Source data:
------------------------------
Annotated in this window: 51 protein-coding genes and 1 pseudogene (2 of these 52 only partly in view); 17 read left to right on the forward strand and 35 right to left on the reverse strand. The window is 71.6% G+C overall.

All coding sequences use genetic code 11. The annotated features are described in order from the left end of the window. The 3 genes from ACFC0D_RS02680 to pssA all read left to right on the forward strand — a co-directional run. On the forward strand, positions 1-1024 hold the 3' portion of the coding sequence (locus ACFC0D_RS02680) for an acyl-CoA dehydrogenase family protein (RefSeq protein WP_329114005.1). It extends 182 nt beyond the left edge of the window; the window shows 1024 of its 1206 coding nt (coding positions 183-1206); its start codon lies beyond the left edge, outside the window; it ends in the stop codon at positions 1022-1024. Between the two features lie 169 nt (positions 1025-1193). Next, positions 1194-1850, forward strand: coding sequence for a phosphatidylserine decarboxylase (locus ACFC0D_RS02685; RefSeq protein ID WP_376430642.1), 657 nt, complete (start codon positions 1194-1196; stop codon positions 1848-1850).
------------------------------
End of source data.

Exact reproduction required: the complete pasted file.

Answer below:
Annotated in this window: 51 protein-coding genes and 1 pseudogene (2 of these 52 only partly in view); 17 read left to right on the forward strand and 35 right to left on the reverse strand. The window is 71.6% G+C overall.

All coding sequences use genetic code 11. The annotated features are described in order from the left end of the window. The 3 genes from ACFC0D_RS02680 to pssA all read left to right on the forward strand — a co-directional run. On the forward strand, positions 1-1024 hold the 3' portion of the coding sequence (locus ACFC0D_RS02680) for an acyl-CoA dehydrogenase family protein (RefSeq protein WP_329114005.1). It extends 182 nt beyond the left edge of the window; the window shows 1024 of its 1206 coding nt (coding positions 183-1206); its start codon lies beyond the left edge, outside the window; it ends in the stop codon at positions 1022-1024. Between the two features lie 169 nt (positions 1025-1193). Next, positions 1194-1850, forward strand: coding sequence for a phosphatidylserine decarboxylase (locus ACFC0D_RS02685; RefSeq protein ID WP_376430642.1), 657 nt, complete (start codon positions 1194-1196; stop codon positions 1848-1850).